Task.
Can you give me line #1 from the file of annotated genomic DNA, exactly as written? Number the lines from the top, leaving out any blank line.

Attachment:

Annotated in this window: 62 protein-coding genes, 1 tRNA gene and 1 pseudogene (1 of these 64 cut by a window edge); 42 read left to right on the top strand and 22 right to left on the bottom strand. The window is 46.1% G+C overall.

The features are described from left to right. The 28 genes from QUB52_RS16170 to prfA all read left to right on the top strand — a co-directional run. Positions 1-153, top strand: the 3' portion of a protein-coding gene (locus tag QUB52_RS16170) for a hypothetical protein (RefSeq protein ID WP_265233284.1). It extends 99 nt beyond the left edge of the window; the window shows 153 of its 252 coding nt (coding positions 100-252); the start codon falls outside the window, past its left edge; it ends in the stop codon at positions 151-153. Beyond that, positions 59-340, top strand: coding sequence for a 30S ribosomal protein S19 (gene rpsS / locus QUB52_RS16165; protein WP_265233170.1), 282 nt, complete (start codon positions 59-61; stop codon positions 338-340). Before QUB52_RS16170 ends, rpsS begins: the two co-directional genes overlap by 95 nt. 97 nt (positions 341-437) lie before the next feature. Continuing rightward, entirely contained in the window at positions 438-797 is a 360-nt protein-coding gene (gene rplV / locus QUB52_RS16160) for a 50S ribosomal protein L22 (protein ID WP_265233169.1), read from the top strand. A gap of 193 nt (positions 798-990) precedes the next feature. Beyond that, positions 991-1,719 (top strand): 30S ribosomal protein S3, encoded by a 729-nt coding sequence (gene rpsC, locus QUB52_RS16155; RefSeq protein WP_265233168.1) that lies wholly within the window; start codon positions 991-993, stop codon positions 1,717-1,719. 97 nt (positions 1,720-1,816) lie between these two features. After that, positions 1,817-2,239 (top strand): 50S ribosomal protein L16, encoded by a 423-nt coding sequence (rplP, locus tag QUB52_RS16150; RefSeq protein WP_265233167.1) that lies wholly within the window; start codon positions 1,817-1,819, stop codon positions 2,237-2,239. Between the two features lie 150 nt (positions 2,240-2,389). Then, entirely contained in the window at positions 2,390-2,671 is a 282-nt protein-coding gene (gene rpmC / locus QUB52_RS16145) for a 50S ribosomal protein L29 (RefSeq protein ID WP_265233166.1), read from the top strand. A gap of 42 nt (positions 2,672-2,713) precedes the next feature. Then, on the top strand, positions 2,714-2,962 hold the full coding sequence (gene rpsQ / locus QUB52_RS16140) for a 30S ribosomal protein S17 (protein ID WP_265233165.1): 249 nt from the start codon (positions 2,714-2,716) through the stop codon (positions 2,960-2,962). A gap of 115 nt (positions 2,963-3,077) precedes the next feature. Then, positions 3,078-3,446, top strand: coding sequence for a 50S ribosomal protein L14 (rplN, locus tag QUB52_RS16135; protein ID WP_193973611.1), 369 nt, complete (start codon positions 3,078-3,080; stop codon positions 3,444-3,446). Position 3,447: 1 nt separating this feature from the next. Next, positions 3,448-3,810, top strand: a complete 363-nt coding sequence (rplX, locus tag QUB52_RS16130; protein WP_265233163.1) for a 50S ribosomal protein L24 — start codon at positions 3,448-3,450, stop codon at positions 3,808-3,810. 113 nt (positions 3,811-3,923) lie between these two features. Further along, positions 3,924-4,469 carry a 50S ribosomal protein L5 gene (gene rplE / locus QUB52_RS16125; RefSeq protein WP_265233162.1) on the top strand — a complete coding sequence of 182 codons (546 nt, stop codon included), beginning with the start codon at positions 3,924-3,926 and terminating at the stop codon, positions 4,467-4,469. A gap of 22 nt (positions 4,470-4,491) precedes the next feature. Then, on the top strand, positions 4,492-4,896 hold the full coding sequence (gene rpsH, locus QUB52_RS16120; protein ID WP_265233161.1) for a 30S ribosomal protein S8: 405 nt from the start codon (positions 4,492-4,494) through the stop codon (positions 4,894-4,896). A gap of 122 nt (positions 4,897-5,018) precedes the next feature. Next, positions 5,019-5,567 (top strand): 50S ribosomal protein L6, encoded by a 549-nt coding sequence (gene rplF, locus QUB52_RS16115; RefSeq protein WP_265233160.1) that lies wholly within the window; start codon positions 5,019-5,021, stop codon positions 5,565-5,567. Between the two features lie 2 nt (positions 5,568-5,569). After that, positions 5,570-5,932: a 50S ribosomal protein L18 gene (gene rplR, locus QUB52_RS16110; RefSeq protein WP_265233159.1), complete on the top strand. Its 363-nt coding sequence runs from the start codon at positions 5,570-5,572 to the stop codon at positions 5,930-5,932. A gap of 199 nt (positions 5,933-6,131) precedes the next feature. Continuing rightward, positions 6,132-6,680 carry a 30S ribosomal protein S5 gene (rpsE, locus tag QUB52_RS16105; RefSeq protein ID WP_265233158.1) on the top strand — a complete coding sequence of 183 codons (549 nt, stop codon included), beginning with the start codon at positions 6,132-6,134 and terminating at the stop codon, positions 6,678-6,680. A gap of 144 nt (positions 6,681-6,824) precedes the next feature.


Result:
Annotated in this window: 62 protein-coding genes, 1 tRNA gene and 1 pseudogene (1 of these 64 cut by a window edge); 42 read left to right on the top strand and 22 right to left on the bottom strand. The window is 46.1% G+C overall.